Israeli rescuers inspect damaged buildings in Alvaro Obregon, an area of Mexico City strongly affected by the quake. Israeli rescuers inspect damaged buildings in Alvaro Obregon, an area of Mexico City strongly affected by the quake. Israeli rescuers inspect damaged buildings in Alvaro Obregon, an area of Mexico City strongly affected by the quake. (Photo: Luis Manuel Perez / AFP/Getty Images)

High-tech tool gives rescuers X-ray vision

After a devastating earthquake in Mexico, a device is helping first responders see through walls in search of victims.

As rescue workers and humanitarian volunteers continue to dig through the wreckage after the tragic earthquake in Mexico last week, they have multiple tools at their disposal. One of them is a tool that allows them to see through walls.

Developed by an Israeli startup called Camero, the device actually enables first responders to see if there are people under the rubble and where they are situated. In addition, the system offers a first-of-its-kind capability to map the general shape of the room, behind the wall or under collapsed ceilings, with high sensitivity for detection of non-moving live objects. It can penetrate through cement, plaster, brick, concrete, drywall and other standard building materials.

Amir Beeri, an alum of Tel Aviv University in Israel, is the company's CEO and co-founder. "It changes the game," he said. "Once you can see through walls, you can save lives and you can do things much more effectively."

Camero-Tech's device is compact, lightweight, durable and can see through walls.Camero's device is compact, lightweight, durable and can see through walls. (Photo: Courtesy photo)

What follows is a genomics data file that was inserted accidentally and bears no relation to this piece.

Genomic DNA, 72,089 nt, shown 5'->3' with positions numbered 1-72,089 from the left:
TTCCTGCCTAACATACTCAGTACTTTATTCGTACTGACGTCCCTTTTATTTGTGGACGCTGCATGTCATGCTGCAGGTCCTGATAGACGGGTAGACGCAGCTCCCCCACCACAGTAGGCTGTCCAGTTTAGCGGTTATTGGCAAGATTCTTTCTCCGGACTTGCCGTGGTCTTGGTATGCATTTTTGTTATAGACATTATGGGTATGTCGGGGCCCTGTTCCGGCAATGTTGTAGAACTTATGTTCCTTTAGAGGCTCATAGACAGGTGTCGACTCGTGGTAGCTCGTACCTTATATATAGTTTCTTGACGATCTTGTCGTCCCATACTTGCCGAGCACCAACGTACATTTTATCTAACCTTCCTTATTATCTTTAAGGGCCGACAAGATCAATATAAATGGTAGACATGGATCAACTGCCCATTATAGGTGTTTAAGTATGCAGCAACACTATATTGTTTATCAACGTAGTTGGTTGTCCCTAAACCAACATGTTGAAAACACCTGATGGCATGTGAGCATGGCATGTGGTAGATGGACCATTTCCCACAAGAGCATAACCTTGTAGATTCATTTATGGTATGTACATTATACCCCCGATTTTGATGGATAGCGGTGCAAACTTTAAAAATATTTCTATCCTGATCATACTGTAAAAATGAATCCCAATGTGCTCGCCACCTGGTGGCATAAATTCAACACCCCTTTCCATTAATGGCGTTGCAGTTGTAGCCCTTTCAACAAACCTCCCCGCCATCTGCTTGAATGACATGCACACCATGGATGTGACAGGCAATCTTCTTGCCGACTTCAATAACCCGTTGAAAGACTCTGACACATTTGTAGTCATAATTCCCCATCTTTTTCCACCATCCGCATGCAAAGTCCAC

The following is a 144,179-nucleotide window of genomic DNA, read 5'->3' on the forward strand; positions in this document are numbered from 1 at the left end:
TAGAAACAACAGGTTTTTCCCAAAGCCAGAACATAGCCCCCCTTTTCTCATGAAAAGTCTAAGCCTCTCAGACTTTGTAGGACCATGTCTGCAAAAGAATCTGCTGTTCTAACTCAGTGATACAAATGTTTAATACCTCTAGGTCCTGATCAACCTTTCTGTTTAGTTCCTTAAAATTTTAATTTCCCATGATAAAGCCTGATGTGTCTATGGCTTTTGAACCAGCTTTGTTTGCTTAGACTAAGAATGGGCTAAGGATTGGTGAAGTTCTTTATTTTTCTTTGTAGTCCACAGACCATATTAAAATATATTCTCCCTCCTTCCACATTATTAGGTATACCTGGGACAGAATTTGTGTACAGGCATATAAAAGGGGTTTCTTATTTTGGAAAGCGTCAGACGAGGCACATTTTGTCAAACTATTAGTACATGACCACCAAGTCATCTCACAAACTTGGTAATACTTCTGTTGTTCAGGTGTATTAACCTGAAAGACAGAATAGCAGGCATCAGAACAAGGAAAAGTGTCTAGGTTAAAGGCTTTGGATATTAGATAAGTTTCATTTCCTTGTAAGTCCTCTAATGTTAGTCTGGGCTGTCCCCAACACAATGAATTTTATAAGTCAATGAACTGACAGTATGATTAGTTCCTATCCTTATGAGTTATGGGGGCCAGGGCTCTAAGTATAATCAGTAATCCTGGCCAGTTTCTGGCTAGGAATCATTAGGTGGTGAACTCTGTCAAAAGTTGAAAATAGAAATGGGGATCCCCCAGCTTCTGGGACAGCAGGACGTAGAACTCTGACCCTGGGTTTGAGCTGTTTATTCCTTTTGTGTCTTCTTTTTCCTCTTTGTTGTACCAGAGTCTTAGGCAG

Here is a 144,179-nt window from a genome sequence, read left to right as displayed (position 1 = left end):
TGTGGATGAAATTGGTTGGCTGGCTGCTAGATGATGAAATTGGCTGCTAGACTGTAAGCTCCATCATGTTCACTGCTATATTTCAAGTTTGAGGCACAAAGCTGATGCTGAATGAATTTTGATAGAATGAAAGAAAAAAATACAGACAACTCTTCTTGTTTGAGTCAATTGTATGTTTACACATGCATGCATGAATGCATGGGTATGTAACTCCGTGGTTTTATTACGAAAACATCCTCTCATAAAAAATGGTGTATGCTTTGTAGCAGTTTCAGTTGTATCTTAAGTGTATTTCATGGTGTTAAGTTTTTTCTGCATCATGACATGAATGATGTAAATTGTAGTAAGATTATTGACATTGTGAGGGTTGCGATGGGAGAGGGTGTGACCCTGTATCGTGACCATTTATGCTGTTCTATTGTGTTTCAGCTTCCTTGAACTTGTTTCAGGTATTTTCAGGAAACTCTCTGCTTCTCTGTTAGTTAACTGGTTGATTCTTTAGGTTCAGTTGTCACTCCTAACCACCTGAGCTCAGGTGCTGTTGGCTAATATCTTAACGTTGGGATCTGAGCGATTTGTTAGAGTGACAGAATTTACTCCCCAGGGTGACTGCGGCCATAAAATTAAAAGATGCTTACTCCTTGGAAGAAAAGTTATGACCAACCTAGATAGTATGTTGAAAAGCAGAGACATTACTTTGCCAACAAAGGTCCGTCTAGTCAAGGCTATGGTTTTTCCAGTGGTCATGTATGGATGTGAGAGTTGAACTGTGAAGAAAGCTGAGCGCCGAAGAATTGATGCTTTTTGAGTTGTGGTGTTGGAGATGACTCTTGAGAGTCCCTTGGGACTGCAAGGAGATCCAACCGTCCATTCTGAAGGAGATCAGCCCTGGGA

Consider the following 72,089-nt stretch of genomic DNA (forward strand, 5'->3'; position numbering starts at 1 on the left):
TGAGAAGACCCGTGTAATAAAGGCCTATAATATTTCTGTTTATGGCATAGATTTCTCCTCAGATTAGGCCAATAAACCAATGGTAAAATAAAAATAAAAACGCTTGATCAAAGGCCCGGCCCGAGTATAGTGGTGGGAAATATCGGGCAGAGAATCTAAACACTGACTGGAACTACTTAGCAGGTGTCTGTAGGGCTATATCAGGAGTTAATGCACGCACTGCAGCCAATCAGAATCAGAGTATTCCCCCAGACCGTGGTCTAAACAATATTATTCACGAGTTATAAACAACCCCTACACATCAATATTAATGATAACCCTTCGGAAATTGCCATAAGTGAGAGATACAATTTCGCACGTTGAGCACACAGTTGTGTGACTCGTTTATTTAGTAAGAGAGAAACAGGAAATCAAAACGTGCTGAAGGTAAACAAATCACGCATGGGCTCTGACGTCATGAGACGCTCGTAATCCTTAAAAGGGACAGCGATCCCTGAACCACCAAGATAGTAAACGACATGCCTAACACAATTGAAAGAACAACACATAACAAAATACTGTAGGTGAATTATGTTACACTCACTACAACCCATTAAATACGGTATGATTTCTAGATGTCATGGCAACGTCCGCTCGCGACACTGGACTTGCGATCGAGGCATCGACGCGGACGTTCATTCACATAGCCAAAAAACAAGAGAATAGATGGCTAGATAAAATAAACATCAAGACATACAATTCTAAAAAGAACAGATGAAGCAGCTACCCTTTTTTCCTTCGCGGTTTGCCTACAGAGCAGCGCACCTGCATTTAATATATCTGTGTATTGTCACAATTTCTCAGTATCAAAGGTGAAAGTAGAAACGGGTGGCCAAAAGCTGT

The device, which is already being used in 30 countries around the world including in the U.S., is similar to another Israeli invention that claims X-ray technology. Vayyar Imaging, a Tel Aviv-based startup, uses 3D-sensing technology to see through concrete – but much more as well. Their sensors can give you the nutritional information of drinks like milk and, in some cases, can scan bodies searching for cancer.

Camero's tool isn't the only Israeli invention to help in the event of an earthquake. The Earthquake Safe Table was created by Arthur Brutter, a student at Jerusalem's Bezalel Academy of Art and Design, for his final school project. He teamed up with his professor, Ido Bruno, and together they licensed their design to a school furniture manufacturer.

Famed Israeli designer Ron Arad mentored the duo on the project. "It's not about doing a show-stopper, visually. It's about being a disaster-stopper," Arad said.

Israel has a history of helping out other countries in the wake of natural disasters. After the devastating earthquakes in both Haiti and Nepal, the humanitarian non-profit IsraAid dispatched a team of people to help with the relief efforts and assist in getting much-needed medical supplies to those in need. Their rescue efforts are not just limited to the days following a tragic event, but often last for months afterwards as they help rebuild communities.

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